DIY How to Project Covering the Best Ways of Cutting, Drilling and Gluing Acrylic or Perspex Plastic and Sheets

Summary: In this how to guide you will learn about acrylic and perspex and find advice on cutting acrylic and perspex, drilling acrylic and perspex, machining acrylic and perspex, and gluing acrylic and perspex. Also learn about the best tools to use when cutting, drilling and gluing acrylic and perspex.

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Acrylic plastic is a light weight material weighing far less than glass; it is not affected by continuous exposure to sun light or the chemical contact with sea spray/water hence the extensive use of this material in marine vessels. It is a flexible material and a good insulator, resistant to most chemicals.

Acrylic and Perspex can be used in a number of ways from bath and basin splashbacks to, in a thicker form, shelves. Thicknesses of Acrylic and Perspex vary from 1.5mm to over 25mm.

How to Cut Acrylic or Perspex

Cutting Acrylic is a simple process but whichever method you use you need a saw with fine teeth. It is possible to cut Acrylic with a Hobby Knife but several cuts need to be made on top of each other. The Acrylic can then be bent over a straight edge much the same as cutting ceramic tiles. On the open market there are plenty of special blades available and purposely designed for cutting Acrylic Plastic. If you find your self not able to purchase one of these blades then the use of fine toothed blades will be sufficient. A saw of about 10 teeth per inch is ideal.

When using a jigsaw to cut Acrylic make sure the cutting speed is as high as you can achieve with your saw. If you are producing straight line cuts the use of a straight edge clamped into position will ease the cutting process and give you a correct cut. The Jig Saw is the most suitable tool to also give you curved cuts in Acrylic. Hand saws can be used but because of the speed of the cutting action, a Jig Saw will give a smoother more constant finish.

Never force your cut, this will cause the acrylic to over heat and possibly melt or disfigure the cut edge. The Acrylic will always come with a protective film or sheeting attached, leave this protective layer on the acrylic as long as you can, it will protect the finished surface of your acrylic.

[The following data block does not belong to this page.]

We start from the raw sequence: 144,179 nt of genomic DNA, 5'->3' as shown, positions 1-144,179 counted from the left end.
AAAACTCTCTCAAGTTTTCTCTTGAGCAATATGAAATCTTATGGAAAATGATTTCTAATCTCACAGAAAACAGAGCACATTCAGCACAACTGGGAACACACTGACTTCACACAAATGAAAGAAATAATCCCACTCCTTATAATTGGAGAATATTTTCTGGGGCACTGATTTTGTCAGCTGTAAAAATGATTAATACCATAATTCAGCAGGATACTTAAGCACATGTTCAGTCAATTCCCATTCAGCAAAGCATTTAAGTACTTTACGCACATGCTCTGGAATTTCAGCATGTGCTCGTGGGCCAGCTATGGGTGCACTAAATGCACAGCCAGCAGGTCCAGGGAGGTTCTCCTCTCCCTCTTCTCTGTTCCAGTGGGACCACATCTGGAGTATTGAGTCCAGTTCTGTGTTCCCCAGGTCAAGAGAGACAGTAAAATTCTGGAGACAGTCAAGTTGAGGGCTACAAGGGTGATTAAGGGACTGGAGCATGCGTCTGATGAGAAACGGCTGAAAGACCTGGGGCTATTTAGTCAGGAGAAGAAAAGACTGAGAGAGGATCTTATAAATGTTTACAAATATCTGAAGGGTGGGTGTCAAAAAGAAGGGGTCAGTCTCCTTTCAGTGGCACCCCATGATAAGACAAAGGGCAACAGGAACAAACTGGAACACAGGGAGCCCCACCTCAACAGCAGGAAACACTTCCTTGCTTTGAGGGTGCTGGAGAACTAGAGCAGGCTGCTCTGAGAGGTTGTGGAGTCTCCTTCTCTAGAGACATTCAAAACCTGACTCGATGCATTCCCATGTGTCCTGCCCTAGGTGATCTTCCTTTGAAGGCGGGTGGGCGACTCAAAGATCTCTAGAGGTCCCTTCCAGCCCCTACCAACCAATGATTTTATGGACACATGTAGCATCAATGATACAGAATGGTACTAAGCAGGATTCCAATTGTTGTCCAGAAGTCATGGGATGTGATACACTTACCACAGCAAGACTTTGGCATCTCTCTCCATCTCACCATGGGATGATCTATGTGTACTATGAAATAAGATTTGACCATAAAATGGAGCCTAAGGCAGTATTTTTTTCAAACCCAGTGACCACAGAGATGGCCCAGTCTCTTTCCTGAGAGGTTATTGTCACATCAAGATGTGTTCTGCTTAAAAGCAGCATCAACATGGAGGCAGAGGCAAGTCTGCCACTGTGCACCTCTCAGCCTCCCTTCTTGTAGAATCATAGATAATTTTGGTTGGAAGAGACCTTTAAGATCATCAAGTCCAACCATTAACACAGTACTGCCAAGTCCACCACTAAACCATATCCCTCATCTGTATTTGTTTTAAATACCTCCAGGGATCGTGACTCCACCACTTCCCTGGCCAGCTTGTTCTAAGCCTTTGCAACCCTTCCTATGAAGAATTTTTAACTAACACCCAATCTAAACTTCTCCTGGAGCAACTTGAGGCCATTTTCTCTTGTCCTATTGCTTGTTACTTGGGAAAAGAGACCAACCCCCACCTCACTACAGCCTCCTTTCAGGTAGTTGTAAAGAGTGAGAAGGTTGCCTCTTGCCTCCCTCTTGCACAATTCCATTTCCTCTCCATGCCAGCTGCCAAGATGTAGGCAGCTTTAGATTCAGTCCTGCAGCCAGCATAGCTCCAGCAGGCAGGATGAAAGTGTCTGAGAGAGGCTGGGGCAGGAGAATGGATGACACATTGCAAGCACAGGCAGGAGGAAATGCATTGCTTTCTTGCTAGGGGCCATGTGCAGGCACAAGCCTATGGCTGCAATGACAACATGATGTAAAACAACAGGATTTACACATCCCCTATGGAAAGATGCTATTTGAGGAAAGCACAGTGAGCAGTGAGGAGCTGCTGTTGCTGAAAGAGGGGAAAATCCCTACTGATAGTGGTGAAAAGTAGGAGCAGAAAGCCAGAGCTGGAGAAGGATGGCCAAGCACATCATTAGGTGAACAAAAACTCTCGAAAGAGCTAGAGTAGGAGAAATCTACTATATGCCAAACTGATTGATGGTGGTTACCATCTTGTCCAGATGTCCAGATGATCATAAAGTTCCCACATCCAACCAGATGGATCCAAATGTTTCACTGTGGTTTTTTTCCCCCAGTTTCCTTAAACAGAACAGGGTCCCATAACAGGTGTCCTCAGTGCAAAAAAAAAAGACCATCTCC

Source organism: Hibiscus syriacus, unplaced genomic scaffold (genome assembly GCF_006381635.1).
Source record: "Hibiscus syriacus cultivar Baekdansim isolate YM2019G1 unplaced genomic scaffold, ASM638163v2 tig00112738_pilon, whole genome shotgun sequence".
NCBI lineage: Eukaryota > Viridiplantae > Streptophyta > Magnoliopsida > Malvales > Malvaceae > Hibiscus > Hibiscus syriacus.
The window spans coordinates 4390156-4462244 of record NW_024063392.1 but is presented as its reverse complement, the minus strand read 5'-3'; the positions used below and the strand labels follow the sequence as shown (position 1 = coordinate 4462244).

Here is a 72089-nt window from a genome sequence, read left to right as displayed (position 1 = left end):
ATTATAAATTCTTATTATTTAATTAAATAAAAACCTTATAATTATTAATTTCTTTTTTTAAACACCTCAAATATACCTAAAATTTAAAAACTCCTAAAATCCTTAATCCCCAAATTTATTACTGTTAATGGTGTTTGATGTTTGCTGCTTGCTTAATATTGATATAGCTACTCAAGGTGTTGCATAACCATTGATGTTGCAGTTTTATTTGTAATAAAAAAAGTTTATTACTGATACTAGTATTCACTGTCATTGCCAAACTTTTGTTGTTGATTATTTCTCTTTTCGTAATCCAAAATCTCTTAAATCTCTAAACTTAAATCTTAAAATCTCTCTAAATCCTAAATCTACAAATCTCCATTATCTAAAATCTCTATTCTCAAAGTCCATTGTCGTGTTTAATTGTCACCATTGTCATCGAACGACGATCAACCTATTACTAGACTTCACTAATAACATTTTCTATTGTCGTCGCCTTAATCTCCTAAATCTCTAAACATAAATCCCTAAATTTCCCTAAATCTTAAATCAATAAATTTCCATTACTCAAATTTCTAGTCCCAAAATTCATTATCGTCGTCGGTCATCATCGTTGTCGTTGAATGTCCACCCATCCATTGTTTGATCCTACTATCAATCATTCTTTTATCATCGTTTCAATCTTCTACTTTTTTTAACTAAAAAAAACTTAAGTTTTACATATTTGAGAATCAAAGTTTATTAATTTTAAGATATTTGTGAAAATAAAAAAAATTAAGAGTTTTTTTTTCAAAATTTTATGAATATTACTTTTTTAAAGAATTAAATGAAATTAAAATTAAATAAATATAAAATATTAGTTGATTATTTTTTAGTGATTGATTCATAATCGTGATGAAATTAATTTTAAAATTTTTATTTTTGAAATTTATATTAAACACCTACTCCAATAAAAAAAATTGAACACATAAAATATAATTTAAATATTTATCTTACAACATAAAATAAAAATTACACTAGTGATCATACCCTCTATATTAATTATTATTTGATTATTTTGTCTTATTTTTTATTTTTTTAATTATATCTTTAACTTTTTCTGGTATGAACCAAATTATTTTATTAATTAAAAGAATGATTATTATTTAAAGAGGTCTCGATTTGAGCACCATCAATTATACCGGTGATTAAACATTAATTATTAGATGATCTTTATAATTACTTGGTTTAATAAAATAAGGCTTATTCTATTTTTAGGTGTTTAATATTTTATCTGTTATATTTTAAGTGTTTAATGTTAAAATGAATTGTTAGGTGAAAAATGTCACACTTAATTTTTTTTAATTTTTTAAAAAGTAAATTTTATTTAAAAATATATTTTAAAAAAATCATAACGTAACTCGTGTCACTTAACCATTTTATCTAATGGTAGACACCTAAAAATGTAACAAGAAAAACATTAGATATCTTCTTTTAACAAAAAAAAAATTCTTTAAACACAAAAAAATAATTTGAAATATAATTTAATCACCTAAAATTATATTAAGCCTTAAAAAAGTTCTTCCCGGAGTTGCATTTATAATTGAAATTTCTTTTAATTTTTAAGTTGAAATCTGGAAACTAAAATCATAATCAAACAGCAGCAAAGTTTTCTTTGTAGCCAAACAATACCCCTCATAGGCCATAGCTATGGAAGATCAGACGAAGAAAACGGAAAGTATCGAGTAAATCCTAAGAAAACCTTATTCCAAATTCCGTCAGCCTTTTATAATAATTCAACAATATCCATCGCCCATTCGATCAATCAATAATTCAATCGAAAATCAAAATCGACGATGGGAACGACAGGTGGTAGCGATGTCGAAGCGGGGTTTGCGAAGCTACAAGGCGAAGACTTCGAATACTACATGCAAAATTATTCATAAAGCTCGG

Cut edges can be sanded down with some wet and dry paper or very fine sand paper.

How to Drill Acrylic or Perspex

It is advised when drilling Acrylic to use purpose made drill bits. These are widely available at most DIY stockists. Metal work drill bits can be used to drill acrylic but require a little modification by grinding. Metal bits are normally 120° angled, but for this purpose, they need to be reground to around 60° so that the bit grinds the acrylic rather than grabs and chips it as a normal metal bit would do (check out our review of drill bit sets for more information).

Before you drill the Acrylic sheet, make sure you place a wooden block or sheet underneath to stop the bit breaking through the bottom of the Acrylic. This will stop any splitting or cracking. Always use a small pilot hole before attempting to drill the main hole.

If your acrylic is thicker than ¼” then it is advisable to use a lubricant, water will be sufficient. If you are drilling your hole to take a screw or bolt it would be advisable to counter sink the hole just to make sure your fixing sits well to the Acrylic.

Gluing Acrylic, Perspex and other plastics(This section thanks to The Technology Student)

How to Glue Acrylic or Perspex

Plastics can be joined using a range of modern glues:

Perhaps the best glue is Tensol Cement which joins plastics such as perspex together permanently. The glue is applied to the surfaces to be glued and they are pressed together. They should be clamped for 24 hours and this gives a permanent joint.

Tesol glue for gluing acrylic and perspex

Tesol glue for gluing acrylic and perspex

Contact adhesive can be used to join plastics. The adhesive is applied to both surfaces and when the surfaces appear to be dry they are pushed together. If the two pieces of material are left for a number of hours, they are virtually impossible to take apart.

Evostik Contact adhesive for very strong adhesion

Evostik Contact adhesive for very strong adhesion

Many adhesives are plastics themselves. A good example is ‘Araldite’ which is an epoxy resin that hardens when a second chemical is added (called a catalyst). It can bond most materials including some plastics. The two tubes can be seen in the diagram. An equal amount of each tube are mixed together and then applied to the material to be glued.

Epoxy resin two part adhesive

Epoxy resin two part adhesive

Super glue (cyanoacrylate)is another adhesive that joins plastics together, very quickly. Great care must be taken when using this type of glue as it will just as easily glue fingers together. For this reason super glue is not used in schools.

Super glue

Super glue

A glue gun can be used to join a variety of plastics. This glue usually gives a semi-permanent joint as surfaces glued together can sometimes come apart. The glue is a type of plastic that melts when hot and solidifies when it cools. Be careful to select that right type of glue stick - this depends on the material to be glued. General purpose glue sticks are usually used in schools.

Glue gun for use with glue sticks

Glue gun for use with glue sticks

Ventilation is vital when using all these glues. Ideally an extractor should be used to extract all the dangerous fumes.

As always at DIY Doctor we recommend the use of safety and protective gloves, dust masks and eye protection.

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